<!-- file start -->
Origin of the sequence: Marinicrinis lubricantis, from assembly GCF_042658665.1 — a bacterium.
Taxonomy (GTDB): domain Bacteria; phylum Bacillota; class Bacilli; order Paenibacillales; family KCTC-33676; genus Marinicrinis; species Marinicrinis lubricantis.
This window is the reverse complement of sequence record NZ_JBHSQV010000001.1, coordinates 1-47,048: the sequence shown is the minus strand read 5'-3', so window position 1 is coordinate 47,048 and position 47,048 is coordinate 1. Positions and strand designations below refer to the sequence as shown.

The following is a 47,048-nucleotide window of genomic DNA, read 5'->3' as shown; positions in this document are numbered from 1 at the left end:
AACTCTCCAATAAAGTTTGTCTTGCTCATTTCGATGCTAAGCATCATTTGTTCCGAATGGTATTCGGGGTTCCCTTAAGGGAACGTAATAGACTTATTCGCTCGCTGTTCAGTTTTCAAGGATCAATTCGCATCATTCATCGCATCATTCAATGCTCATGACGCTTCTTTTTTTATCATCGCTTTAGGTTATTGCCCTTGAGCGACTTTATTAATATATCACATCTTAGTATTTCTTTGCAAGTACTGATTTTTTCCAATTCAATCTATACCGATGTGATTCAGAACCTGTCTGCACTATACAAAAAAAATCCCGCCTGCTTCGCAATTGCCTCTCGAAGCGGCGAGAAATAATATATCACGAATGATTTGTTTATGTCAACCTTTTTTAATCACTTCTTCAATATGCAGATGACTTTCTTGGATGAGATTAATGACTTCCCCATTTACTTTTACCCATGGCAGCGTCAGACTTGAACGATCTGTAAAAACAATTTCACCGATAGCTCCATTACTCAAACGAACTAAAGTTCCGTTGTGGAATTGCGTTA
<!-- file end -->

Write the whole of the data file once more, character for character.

Origin of the sequence: Marinicrinis lubricantis, from assembly GCF_042658665.1 — a bacterium.
Taxonomy (GTDB): domain Bacteria; phylum Bacillota; class Bacilli; order Paenibacillales; family KCTC-33676; genus Marinicrinis; species Marinicrinis lubricantis.
This window is the reverse complement of sequence record NZ_JBHSQV010000001.1, coordinates 1-47,048: the sequence shown is the minus strand read 5'-3', so window position 1 is coordinate 47,048 and position 47,048 is coordinate 1. Positions and strand designations below refer to the sequence as shown.

The following is a 47,048-nucleotide window of genomic DNA, read 5'->3' as shown; positions in this document are numbered from 1 at the left end:
AACTCTCCAATAAAGTTTGTCTTGCTCATTTCGATGCTAAGCATCATTTGTTCCGAATGGTATTCGGGGTTCCCTTAAGGGAACGTAATAGACTTATTCGCTCGCTGTTCAGTTTTCAAGGATCAATTCGCATCATTCATCGCATCATTCAATGCTCATGACGCTTCTTTTTTTATCATCGCTTTAGGTTATTGCCCTTGAGCGACTTTATTAATATATCACATCTTAGTATTTCTTTGCAAGTACTGATTTTTTCCAATTCAATCTATACCGATGTGATTCAGAACCTGTCTGCACTATACAAAAAAAATCCCGCCTGCTTCGCAATTGCCTCTCGAAGCGGCGAGAAATAATATATCACGAATGATTTGTTTATGTCAACCTTTTTTAATCACTTCTTCAATATGCAGATGACTTTCTTGGATGAGATTAATGACTTCCCCATTTACTTTTACCCATGGCAGCGTCAGACTTGAACGATCTGTAAAAACAATTTCACCGATAGCTCCATTACTCAAACGAACTAAAGTTCCGTTGTGGAATTGCGTTA